completion and will be another im
provement to the town.
A. J. Bector is in Independence, thiB
week.
Mrs. Kenyon accompained her
daughter, Mrs. Dunham home from
Kansas. She has been sick for several
weeks and comes here to regain ber
strength. All hope she may be bene
fitted by the change.
viBit
relatives.
MrB. Frank Reiger and little daugh
tercame down from Manchester last
Saturday morning to spend a few dayB
with her father, Anton Mueller.
Another of our prosperous farmers,
F. Lillibridge, is going to take life
easier
BB
he is building a barn which
will not only be better for him but
Mrs. J. J. Congar and Mrs. J. C.
Hockaday were callers in town Thurs
day evening.
RYAN.
John Spoerl is building a new barn
on his farm east of town.
The Misses Iluey of Golden were
over Sunday visitors at J. A. McFern's.
Henry Gibbs, foreman of the Reilly
McCloud ranch north of Manchester
was calling on friends here Sunday.
C. O. Richardson, of Hopkinton,
spent Sunday with friends here.
Mr. Murray, of Farley, father of Mrs.
B. H. McGirl of this place died at his
bome Thursday and was buried Satur
day.
M. F. Iloulahan and S. S. McAreavey
of Ehler, were in town Saturday even
ing.
Miss Sarah Ward visited at her home
In Manchester Saturday.
Anew firm has recently engaged In
arranged a very neat and
and catchy window, designed to ad
vertise Paines Celery Compound and
he is after a prize offered by that com
pany for the most attractive show win
dow display of this remedy. His idea
is original and attracts much attention
from thepublic.
IToo late for last week.l
Chas, Hickathier and wife are enter
taining A. N. Guthrie and wife, of
Ohio. Mrs. Guthrie and Mrs. Hicka
thier are sisters.
M. F. Houlahan has been appointed
agent of the Illinois Central at Ehler.
M. Fenton, who has been our popu
lar station agent for the past three
years left last Monday for Earlville to
take charge of the station there. He is
succeeded here by L. McCue, of Ehler.
Bhort
W. P. Hurley and wife are the proud
parents of a baby boy born Friday.
During the storm Monday morning
Pat Flanagan's barn was struck by
lightning and burned to the ground, to
gether with its contents, including five
horses. The loss, although partly cov
ered by insurance,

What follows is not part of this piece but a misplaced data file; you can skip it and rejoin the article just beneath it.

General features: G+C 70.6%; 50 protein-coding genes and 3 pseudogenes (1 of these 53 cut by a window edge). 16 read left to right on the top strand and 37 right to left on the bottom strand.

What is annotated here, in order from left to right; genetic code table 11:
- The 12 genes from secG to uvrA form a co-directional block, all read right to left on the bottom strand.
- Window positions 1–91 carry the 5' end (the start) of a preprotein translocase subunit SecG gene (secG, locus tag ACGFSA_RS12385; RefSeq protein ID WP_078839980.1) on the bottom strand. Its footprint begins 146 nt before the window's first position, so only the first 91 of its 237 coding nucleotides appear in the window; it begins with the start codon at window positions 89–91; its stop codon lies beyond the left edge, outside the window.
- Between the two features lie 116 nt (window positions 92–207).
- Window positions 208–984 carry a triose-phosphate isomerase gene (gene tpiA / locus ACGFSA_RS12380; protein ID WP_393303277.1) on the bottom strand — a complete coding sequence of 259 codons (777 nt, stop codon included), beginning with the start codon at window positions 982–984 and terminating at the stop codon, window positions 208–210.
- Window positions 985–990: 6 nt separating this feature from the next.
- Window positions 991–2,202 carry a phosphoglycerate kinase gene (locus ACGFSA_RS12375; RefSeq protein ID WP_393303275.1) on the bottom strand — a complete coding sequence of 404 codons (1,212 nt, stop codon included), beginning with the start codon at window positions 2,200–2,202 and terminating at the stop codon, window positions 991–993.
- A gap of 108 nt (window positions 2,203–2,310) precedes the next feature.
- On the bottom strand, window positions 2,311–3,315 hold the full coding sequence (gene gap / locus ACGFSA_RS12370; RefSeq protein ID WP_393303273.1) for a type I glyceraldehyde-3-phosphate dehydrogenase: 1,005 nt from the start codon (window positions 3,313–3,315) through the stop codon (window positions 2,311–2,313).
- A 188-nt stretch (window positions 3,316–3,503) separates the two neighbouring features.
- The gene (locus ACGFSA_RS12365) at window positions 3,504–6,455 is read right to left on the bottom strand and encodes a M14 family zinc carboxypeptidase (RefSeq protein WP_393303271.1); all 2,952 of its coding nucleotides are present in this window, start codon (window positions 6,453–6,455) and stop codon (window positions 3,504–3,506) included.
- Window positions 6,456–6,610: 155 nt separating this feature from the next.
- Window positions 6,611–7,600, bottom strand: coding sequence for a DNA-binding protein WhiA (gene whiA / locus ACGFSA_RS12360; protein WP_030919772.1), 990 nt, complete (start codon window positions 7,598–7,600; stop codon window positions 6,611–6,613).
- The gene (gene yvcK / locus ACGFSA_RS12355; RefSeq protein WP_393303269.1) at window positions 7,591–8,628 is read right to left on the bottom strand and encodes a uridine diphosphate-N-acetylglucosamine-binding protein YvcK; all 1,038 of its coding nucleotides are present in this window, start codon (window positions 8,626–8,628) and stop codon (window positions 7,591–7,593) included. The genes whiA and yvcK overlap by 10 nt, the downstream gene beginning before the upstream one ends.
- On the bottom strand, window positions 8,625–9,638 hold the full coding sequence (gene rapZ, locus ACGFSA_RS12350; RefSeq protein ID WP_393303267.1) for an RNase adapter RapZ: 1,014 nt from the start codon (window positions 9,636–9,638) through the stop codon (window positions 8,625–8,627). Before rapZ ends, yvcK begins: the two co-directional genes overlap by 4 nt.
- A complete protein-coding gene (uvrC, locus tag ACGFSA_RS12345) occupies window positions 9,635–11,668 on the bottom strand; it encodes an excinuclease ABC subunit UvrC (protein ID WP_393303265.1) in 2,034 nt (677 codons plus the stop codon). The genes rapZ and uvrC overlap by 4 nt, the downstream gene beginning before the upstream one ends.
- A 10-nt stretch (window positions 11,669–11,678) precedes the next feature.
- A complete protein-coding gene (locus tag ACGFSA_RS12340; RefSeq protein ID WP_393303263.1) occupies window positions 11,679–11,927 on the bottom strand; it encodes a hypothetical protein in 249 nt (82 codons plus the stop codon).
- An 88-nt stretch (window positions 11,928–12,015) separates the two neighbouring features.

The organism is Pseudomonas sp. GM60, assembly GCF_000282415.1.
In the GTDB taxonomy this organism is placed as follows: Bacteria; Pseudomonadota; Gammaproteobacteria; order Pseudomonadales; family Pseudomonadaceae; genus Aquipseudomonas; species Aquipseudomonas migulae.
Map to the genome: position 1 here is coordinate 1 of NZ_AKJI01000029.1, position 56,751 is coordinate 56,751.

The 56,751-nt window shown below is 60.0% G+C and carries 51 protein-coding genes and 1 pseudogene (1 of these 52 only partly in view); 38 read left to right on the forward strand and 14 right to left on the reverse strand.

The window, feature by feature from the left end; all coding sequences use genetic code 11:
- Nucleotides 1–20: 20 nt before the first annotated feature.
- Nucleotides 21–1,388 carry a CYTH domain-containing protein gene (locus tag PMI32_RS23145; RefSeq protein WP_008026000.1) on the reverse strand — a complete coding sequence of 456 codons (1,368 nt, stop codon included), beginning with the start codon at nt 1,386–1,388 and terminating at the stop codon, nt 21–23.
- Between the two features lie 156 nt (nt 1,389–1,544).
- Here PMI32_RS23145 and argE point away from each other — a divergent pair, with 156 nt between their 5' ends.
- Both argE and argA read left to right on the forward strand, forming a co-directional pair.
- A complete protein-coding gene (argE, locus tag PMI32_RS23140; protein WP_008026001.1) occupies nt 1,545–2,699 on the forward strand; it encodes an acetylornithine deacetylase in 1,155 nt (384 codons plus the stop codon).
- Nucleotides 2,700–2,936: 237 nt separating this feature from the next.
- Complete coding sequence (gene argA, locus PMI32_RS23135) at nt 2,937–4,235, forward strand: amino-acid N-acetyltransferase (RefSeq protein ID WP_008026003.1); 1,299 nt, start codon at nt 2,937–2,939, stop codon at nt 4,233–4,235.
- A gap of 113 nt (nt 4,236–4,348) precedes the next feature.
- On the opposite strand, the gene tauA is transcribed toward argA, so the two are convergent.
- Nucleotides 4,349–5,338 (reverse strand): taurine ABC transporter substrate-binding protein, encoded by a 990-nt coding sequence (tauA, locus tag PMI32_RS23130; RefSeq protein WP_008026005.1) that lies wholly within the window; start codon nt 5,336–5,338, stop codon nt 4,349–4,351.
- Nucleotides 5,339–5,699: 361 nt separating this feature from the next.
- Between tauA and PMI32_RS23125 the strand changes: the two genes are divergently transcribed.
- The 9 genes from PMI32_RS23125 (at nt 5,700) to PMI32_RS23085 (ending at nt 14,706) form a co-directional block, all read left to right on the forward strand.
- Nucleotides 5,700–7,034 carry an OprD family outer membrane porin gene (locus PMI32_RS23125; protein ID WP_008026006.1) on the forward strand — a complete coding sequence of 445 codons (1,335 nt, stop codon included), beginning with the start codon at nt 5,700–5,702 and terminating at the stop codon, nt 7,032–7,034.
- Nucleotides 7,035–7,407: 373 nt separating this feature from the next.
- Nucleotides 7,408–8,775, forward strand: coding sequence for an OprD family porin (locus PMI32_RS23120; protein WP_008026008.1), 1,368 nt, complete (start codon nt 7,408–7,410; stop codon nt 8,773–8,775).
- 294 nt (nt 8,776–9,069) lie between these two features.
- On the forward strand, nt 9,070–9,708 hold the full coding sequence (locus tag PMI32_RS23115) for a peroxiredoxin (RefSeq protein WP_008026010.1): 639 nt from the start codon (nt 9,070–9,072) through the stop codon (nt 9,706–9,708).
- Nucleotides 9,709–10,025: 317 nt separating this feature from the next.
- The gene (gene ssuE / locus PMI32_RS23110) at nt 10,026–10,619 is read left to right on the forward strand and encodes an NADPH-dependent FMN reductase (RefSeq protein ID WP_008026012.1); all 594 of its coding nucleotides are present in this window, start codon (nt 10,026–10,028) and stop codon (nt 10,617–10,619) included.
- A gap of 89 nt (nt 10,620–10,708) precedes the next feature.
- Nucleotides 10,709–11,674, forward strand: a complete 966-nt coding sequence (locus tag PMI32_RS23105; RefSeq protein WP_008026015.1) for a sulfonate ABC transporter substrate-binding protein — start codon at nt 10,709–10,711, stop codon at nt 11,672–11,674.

iB
a severe one.
MiBS Huey and Mrs. A. J. Andrews,
of Golden, were calling on friends here
Sunday.
Mrs. Turner, of Willow Grove, was
shopping in town Monday.
Rev. P. H. Ryan attended the funeral
of Rev. P. J. Clabby at Otter Creek
last week.
§& LAMONT. |g§|
MrB. Tory and Miss Jennie JohnBon,
of Oelwein, visited Sunday with Mrs.
Cora Van Pelt and relatives.
MrB. Phoebe Draper, o" Fayette was
visiting in and near Lamont last week.
Miss Hattie Kenyon, of New Ilam
ton visited Sunday in the John Pem
bertby home. She returned Monday.
Rev. Ostrich and wife went to Djlhi
Wednesday to attend the Baptist Du
buque District conference.
Rev. George Young, of Janesvllle,
came Monday to
Bee
D. K. Cook and wife went to Des
Moines to attend the republican con
vention and visit the college and
friends.
J. W. Funk, of Manchester visited at
the home of Jesse Clendenen Tuesday
and Wednesday.
G. H. Jackway was a passenger to
Cedar Rapids Tuesday.
O. C. Starr is painting in Aurora.
George Durham was an Independence
visitor Friday.
G. Larsen and family have moved
here from Graf. He is Lamont's station
agent and has moved into the first
house north of Bracher's.
1'. Curran departed for his home in
Sycamore, 111., Wednesday where he
will continue to work for the C. G. W.
Ry. Co.
Joel Pemberty, mayor, and the coun
cilmen went to Independence Friday
on business pertaining to the town of
Lamont.
Idle
dreaming and hasten to jot down a few
items which we hope may be of interest
to your readers.
A gentleman by the name of Sutton
iB hired for principal of the Lamont
high school for next year.
Omer Rich, of Des Moines, came
Thursday to visit his brother and fam
lly, and he and his neice, Miss Stella
went to Strawberry Point to visit until
Saturday.
EARLVILLE.
Rev. John Klaus
waB
in Chicago
IaBt week in attendance at the General
Conference of the M. E. church.
Ed. Van Derveer, an old Earlville
boy, stopped off here Tuesday enroute
to bis home in Marshalltown from Cin
cinnati.
Bert Powell and Will Fults were
painting over at the Bay Settlement
last week.
On Wednesday afternoon from two
o'clock until five Mrs. W. T. Wood, Mrs,
A. Prentice and Mrs. G. E. Long en
tertained their lady friends at the home
of the former. Thirty-two ladies were
present, embroidery taking up the time
moBt pleasantly, after which light re
freshments were served.
hiB
stock also.
We were imformed, Friday, that the
N. W. B. B. will build its line from
Stone City to Manchester, from the
to Oneida and on to Wisconsin. We
are not very particular what line builds